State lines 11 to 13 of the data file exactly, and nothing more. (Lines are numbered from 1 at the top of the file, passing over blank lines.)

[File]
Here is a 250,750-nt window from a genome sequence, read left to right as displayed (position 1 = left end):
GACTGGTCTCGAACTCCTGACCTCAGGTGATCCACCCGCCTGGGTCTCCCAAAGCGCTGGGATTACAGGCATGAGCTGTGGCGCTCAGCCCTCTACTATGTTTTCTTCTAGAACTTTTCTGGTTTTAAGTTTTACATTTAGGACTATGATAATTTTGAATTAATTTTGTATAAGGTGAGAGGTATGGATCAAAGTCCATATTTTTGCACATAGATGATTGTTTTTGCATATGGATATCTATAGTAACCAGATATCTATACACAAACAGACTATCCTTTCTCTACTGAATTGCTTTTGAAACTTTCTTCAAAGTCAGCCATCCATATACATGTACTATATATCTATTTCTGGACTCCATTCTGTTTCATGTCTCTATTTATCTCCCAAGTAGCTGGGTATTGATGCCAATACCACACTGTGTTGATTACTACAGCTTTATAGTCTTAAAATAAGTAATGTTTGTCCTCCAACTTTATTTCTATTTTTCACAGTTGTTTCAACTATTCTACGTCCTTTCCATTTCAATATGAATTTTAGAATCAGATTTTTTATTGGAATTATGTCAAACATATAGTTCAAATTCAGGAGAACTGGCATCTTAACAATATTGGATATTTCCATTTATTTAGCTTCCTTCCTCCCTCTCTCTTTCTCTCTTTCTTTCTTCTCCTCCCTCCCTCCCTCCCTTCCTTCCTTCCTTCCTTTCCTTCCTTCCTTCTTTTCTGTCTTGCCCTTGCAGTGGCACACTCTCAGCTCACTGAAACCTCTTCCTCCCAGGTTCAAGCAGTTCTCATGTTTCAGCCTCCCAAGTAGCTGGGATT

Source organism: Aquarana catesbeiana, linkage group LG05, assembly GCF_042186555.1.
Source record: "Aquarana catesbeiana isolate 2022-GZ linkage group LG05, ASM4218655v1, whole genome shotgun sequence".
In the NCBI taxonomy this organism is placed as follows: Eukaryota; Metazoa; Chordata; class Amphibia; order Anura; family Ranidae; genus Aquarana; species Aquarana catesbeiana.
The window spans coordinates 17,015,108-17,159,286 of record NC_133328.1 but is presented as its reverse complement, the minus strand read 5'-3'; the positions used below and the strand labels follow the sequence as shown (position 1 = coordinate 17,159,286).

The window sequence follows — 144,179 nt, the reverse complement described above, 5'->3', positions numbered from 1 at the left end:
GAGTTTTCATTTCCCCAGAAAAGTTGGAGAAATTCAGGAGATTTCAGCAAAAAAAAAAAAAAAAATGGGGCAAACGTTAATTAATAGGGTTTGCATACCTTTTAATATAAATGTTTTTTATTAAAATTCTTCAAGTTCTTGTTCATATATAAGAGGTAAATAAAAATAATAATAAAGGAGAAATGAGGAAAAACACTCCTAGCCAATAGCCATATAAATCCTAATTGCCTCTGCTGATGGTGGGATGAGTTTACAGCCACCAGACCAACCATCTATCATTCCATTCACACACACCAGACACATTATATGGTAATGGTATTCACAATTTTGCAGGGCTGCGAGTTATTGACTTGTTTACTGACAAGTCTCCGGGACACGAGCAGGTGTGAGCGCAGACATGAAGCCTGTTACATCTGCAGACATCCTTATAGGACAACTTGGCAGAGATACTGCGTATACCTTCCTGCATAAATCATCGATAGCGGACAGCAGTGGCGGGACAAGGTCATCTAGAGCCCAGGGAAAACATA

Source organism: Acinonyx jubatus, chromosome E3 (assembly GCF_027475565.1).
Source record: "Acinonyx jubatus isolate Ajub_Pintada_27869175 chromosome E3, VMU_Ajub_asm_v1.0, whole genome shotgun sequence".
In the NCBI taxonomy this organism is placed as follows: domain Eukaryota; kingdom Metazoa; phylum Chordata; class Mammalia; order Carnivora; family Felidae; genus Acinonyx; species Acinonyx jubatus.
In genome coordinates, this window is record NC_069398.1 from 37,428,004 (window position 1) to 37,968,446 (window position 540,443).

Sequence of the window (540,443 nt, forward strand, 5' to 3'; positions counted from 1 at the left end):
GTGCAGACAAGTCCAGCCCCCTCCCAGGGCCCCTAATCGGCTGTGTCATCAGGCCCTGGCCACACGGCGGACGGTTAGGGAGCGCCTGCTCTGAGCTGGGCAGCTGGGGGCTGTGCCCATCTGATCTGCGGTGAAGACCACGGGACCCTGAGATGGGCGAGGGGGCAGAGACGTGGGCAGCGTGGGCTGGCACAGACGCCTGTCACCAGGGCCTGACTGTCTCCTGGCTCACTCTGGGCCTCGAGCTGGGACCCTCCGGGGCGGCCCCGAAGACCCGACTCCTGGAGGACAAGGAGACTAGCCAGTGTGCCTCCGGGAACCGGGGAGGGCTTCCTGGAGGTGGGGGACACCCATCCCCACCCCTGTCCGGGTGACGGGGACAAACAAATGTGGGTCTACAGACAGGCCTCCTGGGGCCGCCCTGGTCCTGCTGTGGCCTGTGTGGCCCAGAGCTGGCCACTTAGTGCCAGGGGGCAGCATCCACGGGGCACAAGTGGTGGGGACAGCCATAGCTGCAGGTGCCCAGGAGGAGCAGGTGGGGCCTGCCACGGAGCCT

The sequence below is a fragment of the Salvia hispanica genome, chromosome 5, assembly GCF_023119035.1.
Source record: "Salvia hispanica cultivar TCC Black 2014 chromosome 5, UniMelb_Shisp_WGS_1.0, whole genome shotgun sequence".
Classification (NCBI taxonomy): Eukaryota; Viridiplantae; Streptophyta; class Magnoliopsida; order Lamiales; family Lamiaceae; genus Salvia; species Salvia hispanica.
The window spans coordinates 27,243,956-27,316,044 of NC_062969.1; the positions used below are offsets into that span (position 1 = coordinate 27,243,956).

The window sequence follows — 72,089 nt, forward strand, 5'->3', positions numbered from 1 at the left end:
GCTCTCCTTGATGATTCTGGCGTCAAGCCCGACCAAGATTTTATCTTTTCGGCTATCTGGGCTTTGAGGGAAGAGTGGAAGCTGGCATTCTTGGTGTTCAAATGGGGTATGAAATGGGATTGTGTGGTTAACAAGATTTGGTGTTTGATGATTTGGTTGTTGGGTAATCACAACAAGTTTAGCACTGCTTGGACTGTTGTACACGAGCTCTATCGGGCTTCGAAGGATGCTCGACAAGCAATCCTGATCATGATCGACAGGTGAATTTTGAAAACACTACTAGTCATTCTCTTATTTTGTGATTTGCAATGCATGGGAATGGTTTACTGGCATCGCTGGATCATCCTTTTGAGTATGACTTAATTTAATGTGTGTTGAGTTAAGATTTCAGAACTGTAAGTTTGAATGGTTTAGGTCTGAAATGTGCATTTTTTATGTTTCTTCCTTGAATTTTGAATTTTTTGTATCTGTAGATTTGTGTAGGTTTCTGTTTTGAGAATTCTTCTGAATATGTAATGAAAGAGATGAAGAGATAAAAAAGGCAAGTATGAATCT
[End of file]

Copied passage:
In the NCBI taxonomy this organism is placed as follows: domain Eukaryota; kingdom Metazoa; phylum Chordata; class Mammalia; order Carnivora; family Felidae; genus Acinonyx; species Acinonyx jubatus.
In genome coordinates, this window is record NC_069398.1 from 37,428,004 (window position 1) to 37,968,446 (window position 540,443).

Sequence of the window (540,443 nt, forward strand, 5' to 3'; positions counted from 1 at the left end):